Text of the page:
By ANDREW WILSON
Record Herald Writer
MIAMI COUNTY - The Miami County Continuum of Care presented the results of its latest Point in Time Count on Friday, Feb. 22. The Point in Time Count, which provides a count of the homeless and at-risk individuals in Miami County, occurs once a year in January and is gathered by many social service agencies in Miami County and sent to the Family Abuse Center of Miami County to be tabulated. The count also determines how much funding the group receives for shelter services as well as U.S. Department of Housing and Urban Development (HUD) dollars.
“This year three agencies really did some aggressive outreach to get us a better number of the true need for assistance in our community,” Miami County Continuum of Care President Barbara Holman. “They are New Path in Tipp City and Partners in Hope and Miami County Recovery Council in Troy.”
The Continuum of Care is a group made up of concerned citizens, county officials, service providers and former homeless people. It was created in 1996 by the Family Abuse Shelter in response to a HUD initiative.
According to HUD’s official website, the point-in-time count is a one-night count of each continuum’s sheltered and unsheltered homeless populations, more than 3,000 across the nation. These one-night ‘snapshot’ counts are then reported to HUD as part of state and local grant applications. Holman said the forms used by surveyors asked for participants’ gender, age, subpopulation (individual, family, veteran, mentally ill, substance abuse, HIV/AIDS, domestic violence, disability), race, description of their household, ethnicity and location where the person is living. It also asked how long the person has been homeless and if they have received any help in the past such as food stamps, food bank, emergency shelter, prescription assistance, counseling, etc.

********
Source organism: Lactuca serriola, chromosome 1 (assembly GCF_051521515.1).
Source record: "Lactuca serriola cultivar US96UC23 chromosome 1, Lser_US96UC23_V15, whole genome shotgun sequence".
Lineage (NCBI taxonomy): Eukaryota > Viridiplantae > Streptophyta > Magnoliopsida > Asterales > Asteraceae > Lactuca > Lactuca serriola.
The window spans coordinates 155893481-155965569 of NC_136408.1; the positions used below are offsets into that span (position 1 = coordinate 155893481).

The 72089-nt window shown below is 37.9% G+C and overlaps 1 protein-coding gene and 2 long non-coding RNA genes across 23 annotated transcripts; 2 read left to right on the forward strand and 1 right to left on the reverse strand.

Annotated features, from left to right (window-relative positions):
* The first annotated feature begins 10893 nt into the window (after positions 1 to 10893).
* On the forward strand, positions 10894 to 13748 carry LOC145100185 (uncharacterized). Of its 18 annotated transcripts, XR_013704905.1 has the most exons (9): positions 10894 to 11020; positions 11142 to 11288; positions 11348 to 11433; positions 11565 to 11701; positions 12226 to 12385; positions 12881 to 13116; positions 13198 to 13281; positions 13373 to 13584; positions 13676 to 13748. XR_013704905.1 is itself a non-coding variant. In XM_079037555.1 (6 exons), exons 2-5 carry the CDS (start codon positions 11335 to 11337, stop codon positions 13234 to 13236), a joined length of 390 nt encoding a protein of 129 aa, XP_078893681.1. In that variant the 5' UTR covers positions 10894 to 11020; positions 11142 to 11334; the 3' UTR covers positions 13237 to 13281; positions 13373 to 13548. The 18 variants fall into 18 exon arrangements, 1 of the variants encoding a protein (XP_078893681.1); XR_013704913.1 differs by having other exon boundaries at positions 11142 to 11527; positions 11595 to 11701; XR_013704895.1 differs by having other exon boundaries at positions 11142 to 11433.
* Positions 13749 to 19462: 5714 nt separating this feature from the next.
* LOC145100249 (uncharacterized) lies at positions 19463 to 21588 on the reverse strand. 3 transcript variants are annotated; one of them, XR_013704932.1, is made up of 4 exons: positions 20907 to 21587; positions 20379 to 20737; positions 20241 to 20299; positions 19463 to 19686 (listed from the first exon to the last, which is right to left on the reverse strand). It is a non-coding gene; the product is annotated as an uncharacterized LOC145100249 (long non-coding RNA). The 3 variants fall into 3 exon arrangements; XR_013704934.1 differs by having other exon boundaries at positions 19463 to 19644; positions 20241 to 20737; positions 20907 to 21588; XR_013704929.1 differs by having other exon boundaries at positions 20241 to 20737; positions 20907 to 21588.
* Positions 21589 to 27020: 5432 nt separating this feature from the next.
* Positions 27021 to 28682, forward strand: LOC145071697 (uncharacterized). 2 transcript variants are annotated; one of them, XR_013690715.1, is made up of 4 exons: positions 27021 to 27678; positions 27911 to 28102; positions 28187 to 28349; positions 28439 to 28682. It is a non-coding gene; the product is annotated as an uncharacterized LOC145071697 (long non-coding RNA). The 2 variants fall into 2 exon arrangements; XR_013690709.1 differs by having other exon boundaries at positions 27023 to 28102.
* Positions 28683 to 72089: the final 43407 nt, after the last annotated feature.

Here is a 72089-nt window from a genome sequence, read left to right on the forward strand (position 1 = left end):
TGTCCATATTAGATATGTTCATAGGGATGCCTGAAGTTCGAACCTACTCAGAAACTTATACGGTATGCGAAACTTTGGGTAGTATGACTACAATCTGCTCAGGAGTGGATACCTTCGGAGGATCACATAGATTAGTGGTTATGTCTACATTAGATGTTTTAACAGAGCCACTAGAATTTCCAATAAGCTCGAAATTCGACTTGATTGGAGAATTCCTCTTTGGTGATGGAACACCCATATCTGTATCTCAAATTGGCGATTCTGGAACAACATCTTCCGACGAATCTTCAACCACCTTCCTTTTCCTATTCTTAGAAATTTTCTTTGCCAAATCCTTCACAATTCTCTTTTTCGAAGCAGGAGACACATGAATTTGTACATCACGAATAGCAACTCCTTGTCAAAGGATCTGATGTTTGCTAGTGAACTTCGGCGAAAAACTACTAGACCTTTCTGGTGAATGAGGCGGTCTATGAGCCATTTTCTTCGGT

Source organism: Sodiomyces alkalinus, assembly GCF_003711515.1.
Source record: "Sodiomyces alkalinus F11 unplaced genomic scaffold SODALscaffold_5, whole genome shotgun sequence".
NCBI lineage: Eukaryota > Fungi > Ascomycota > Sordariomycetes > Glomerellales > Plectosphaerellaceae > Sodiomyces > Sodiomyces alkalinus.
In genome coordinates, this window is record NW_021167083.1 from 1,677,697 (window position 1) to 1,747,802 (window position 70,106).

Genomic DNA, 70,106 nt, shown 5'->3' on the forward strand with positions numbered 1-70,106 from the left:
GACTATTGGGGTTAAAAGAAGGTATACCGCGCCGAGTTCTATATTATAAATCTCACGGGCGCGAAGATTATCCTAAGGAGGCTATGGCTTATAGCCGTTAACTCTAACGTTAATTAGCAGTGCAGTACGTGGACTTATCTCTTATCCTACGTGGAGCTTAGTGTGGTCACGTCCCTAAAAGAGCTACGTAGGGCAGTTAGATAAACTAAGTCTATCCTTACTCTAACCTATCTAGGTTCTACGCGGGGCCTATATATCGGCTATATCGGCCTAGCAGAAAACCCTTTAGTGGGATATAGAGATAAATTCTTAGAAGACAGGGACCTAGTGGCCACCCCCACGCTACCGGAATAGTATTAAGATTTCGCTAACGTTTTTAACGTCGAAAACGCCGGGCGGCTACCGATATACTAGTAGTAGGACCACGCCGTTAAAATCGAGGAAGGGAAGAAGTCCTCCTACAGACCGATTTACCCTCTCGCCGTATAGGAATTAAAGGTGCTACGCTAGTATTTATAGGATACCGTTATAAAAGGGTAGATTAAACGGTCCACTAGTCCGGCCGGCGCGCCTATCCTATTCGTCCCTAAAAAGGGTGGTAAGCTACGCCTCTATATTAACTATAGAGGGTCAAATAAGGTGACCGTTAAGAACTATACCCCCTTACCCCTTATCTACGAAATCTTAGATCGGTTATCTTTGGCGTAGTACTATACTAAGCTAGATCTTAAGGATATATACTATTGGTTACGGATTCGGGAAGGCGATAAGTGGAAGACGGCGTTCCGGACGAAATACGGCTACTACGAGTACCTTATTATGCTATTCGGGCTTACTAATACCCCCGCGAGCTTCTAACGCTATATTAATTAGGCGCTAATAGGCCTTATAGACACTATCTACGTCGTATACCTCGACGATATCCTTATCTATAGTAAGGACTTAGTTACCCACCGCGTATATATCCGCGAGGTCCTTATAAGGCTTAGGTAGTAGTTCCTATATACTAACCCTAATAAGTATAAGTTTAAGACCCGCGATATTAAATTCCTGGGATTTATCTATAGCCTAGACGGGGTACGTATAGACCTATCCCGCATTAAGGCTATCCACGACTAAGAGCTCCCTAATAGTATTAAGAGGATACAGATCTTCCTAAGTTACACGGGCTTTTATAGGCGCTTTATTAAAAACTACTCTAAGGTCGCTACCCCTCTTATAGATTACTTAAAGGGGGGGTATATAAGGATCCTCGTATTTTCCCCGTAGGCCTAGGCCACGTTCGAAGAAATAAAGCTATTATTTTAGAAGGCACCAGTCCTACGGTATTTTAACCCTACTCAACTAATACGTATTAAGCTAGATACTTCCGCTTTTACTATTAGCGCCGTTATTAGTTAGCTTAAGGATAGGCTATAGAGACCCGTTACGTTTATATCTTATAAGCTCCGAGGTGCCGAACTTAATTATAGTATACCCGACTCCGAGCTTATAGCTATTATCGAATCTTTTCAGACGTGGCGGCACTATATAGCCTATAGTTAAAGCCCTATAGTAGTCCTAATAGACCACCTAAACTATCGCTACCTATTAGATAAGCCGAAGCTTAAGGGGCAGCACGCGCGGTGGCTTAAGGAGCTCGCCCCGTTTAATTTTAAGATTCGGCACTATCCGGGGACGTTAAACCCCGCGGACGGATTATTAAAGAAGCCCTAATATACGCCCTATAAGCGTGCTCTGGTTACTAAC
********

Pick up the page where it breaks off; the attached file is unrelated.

The count occurred this year on Jan. 22 and revealed a total of 61 men, women and children in Miami County were considered “literally homeless.” Of those 61 individuals, 53 were sheltered, or those staying in emergency shelters such as the Family Abuse Shelter House or transitional housing like the Miami County Recovery Council.
Additionally, eight persons were found to be unsheltered, or those living in places such as cars, tents and abandoned buildings among others.